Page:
At Pace, he teaches courses on blogging, environmental-science communication and documentary video with a focus on sustainable development. He has written three book chapters on communication and the environment and speaks to varied audiences around the world about the power of the Web to foster progress on a finite planet.
Revkin lives in the Hudson River Valley with his wife and two sons. In spare moments, he is a performing songwriter who occasionally backs up Pete Seeger and plays in a twangy roots jam band, Breakneck Ridge.
Make Your Reservations Now at the Fairmont The Queen Elizabeth Hotel:
Fairmont The Queen Elizabeth Hotel welcomes you to the heart of romantic and cosmopolitan Montréal where French and English meet. The hotel offers guests outstanding comfort and attentive service. When arranging hotel accommodations, please indicate that you are attending the CSE Annual Meeting to receive the negotiated rate of $189 Canadian plus tax per night for single/double occupancy.
Book your room online now at the CSE
group rate of $189 Canadian!
CSE Annual Meeting Poster Session
Have you noticed some interesting or disturbing trends in your publications, do you have insightful survey data, do you have a research question about science publishing that you can put to the test? If so, don’t miss the opportunity to prepare a poster for the 2013 CSE Annual Meeting or for future CSE meetings. And don’t forget that a research project is a requirement for the new CSE Certificate in Publication Management.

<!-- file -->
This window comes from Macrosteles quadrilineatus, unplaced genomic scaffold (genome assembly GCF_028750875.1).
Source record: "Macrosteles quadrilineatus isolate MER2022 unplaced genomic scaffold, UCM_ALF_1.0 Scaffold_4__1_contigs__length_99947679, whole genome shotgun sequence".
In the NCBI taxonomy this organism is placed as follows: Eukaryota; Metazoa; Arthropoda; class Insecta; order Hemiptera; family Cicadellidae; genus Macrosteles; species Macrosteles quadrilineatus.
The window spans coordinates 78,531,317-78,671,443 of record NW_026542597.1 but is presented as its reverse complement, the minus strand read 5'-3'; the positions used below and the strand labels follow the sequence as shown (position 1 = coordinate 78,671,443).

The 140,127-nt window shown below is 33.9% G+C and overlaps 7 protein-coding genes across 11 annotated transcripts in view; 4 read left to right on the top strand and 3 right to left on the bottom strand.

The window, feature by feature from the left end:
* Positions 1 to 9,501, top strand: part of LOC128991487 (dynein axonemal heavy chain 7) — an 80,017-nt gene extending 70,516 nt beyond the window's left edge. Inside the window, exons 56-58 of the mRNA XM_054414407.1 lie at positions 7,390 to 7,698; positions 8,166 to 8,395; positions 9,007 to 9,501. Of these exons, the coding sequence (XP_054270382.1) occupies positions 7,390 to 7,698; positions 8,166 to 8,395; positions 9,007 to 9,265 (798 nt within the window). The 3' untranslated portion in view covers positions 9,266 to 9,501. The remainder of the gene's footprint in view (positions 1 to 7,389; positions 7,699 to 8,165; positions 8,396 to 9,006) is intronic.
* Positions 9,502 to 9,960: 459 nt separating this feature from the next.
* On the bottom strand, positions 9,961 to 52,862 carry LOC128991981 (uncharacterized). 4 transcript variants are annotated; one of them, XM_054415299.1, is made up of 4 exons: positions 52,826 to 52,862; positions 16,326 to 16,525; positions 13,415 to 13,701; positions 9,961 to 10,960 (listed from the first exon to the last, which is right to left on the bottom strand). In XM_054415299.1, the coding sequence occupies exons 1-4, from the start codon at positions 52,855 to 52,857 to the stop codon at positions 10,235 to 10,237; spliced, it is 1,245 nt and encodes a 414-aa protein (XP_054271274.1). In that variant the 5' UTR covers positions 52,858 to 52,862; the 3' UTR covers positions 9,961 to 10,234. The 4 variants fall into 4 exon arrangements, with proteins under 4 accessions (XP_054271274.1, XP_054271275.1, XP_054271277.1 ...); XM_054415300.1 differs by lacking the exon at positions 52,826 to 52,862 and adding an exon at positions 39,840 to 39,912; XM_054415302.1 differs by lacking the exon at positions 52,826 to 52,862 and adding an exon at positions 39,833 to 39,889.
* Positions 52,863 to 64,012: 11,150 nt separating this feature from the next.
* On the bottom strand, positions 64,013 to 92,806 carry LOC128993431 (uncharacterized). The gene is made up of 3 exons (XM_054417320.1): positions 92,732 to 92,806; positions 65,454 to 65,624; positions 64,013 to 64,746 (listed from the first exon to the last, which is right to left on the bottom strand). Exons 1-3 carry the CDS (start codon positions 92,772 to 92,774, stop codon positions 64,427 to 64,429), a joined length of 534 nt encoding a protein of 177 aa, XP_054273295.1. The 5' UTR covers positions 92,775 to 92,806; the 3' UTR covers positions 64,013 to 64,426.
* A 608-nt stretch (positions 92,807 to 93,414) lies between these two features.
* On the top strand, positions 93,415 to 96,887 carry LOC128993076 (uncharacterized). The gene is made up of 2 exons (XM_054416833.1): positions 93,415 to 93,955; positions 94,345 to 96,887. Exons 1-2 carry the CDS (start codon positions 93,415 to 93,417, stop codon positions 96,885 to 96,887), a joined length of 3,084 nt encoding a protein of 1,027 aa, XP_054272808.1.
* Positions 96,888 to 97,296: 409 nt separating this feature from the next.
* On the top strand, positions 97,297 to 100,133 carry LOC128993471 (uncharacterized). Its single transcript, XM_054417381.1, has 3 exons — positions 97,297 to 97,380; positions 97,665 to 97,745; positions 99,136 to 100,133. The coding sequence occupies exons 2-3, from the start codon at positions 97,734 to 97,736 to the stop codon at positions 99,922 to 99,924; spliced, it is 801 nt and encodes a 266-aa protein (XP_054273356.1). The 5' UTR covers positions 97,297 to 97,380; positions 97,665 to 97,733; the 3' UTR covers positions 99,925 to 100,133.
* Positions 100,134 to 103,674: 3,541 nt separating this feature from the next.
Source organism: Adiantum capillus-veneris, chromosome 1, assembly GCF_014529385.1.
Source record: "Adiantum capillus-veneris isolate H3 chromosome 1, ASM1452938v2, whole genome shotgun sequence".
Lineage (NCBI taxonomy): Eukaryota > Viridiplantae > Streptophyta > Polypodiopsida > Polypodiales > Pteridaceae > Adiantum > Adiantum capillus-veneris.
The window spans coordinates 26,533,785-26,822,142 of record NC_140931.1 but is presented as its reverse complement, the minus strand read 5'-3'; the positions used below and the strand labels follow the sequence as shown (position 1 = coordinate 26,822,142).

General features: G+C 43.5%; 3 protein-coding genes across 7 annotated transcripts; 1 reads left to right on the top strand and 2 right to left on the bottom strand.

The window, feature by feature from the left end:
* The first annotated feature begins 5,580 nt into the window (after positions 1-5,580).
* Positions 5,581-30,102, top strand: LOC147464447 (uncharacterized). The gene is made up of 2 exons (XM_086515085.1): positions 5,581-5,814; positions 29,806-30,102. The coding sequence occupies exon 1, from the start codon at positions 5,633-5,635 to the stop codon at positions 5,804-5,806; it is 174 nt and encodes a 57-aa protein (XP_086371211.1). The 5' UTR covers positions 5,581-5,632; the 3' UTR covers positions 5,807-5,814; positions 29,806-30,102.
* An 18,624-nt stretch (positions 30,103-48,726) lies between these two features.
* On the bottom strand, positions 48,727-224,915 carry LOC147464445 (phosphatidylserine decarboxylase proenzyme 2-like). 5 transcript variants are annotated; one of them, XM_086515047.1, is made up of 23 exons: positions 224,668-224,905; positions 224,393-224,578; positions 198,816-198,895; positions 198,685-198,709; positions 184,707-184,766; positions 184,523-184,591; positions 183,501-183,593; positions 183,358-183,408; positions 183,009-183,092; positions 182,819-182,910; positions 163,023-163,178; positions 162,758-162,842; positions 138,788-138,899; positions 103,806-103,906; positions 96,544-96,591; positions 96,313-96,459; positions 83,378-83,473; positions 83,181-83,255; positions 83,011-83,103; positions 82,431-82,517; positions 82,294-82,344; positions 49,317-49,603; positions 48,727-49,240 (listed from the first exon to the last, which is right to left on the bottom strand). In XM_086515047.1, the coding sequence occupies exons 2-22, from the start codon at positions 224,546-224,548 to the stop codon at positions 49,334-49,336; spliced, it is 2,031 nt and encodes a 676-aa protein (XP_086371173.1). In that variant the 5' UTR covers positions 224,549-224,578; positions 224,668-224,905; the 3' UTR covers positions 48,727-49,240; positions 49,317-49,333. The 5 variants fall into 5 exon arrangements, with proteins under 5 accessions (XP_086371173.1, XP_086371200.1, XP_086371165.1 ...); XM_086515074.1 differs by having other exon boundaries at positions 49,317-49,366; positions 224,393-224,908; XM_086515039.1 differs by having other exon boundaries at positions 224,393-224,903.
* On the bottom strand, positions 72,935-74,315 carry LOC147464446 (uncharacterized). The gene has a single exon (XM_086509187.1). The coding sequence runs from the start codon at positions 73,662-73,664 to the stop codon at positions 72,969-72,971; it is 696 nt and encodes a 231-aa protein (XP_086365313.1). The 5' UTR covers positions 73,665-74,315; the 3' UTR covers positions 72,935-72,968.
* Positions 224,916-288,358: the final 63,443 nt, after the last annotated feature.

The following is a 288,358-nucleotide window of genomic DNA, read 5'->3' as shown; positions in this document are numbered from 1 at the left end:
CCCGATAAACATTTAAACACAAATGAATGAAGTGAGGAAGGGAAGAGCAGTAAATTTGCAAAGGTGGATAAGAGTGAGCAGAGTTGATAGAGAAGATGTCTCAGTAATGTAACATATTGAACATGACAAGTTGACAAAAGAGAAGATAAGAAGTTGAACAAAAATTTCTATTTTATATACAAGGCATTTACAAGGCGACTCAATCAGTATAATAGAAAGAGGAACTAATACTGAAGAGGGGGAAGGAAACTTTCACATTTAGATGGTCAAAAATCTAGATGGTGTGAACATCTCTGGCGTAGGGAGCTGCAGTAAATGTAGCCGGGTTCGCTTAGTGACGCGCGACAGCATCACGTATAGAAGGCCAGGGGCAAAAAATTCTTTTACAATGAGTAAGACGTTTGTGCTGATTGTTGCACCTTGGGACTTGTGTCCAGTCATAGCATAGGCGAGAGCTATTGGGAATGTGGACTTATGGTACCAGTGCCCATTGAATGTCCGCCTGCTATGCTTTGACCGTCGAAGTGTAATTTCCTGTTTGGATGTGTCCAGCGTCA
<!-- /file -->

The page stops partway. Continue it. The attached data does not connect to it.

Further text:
CSE members and meeting attendees are encouraged to submit abstracts describing their editorial research for presentation in the CSE 2013 Poster Session. Content must be original and individuals submitting abstracts must ensure that they will be able to attend the CSE meeting should their poster be accepted. Abstracts for posters will be reviewed by the CSE Research Committee, blinded to the identity of the presenter. Submitters will be notified whether their poster has been selected by March 1, 2013.